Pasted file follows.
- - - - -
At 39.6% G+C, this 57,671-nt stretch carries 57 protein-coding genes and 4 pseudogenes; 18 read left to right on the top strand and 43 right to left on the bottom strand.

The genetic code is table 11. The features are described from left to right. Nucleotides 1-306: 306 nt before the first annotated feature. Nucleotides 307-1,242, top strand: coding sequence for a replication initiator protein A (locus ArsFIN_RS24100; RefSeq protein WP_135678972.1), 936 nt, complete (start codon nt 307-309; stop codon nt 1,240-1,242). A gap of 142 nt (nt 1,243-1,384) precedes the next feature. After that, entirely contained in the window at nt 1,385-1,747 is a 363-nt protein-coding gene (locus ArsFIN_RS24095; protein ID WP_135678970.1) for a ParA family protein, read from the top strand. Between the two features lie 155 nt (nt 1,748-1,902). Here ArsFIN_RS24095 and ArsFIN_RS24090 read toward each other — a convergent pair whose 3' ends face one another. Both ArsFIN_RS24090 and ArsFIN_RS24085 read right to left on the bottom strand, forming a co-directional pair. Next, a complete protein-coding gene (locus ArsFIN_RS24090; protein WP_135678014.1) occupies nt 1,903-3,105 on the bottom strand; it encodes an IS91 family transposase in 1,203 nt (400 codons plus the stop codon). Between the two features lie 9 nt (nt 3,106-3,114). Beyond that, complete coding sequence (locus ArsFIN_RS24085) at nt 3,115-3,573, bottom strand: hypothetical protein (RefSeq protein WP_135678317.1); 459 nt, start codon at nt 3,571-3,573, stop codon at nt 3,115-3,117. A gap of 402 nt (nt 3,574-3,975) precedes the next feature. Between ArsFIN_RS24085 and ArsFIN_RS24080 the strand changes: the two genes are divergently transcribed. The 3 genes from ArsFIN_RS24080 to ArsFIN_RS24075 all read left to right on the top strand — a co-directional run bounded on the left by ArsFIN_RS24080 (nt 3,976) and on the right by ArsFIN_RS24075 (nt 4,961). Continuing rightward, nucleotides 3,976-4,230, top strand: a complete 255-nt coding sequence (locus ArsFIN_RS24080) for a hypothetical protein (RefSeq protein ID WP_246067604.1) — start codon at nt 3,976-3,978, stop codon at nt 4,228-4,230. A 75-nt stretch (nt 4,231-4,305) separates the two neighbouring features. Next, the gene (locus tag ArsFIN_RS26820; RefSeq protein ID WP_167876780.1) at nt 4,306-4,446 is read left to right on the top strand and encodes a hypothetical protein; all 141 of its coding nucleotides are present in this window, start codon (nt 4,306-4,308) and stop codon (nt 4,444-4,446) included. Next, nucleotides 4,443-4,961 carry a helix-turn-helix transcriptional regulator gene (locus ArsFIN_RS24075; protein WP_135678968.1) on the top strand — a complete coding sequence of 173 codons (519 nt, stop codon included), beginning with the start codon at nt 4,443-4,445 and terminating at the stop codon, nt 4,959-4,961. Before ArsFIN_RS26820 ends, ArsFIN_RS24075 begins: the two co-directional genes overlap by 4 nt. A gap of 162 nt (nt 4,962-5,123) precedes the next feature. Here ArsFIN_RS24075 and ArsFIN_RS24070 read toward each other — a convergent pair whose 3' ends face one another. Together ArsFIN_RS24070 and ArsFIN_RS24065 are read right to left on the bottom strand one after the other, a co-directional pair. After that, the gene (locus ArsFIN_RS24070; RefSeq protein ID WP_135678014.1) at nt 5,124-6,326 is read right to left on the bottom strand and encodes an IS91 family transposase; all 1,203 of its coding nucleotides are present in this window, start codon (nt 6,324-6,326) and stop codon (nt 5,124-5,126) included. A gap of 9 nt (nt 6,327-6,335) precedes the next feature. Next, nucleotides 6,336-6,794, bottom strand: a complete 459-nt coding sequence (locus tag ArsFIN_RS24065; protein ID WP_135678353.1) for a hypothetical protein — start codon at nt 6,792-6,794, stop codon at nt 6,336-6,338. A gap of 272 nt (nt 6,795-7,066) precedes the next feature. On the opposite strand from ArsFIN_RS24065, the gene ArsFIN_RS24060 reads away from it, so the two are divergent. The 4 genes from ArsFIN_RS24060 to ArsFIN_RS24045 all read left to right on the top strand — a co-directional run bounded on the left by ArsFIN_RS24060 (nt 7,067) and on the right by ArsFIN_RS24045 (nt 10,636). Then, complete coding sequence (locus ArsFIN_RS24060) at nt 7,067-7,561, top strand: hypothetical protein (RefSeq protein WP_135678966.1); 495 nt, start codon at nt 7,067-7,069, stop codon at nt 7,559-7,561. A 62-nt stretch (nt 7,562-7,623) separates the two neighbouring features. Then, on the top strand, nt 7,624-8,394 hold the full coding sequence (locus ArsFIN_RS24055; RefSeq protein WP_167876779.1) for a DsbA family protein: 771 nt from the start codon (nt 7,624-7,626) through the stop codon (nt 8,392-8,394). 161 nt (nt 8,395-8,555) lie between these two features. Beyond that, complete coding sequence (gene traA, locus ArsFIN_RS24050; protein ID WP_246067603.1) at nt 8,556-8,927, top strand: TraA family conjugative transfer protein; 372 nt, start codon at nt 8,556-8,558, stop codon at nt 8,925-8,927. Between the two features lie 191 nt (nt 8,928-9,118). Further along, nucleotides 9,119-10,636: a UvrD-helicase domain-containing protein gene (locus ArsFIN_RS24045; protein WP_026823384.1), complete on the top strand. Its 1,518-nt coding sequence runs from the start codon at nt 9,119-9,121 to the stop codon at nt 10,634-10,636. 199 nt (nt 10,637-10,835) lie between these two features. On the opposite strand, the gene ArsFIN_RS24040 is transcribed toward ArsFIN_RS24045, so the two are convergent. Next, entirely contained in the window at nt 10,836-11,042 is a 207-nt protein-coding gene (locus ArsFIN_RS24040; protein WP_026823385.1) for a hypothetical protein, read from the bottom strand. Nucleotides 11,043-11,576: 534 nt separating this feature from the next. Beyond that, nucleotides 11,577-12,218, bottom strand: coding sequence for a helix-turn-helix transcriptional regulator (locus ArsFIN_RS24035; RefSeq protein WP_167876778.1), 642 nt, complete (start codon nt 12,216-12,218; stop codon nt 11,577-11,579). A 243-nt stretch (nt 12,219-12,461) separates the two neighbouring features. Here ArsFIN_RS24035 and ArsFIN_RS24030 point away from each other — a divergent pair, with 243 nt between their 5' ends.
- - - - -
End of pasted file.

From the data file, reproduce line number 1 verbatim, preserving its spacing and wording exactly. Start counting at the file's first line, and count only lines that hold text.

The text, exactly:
At 39.6% G+C, this 57,671-nt stretch carries 57 protein-coding genes and 4 pseudogenes; 18 read left to right on the top strand and 43 right to left on the bottom strand.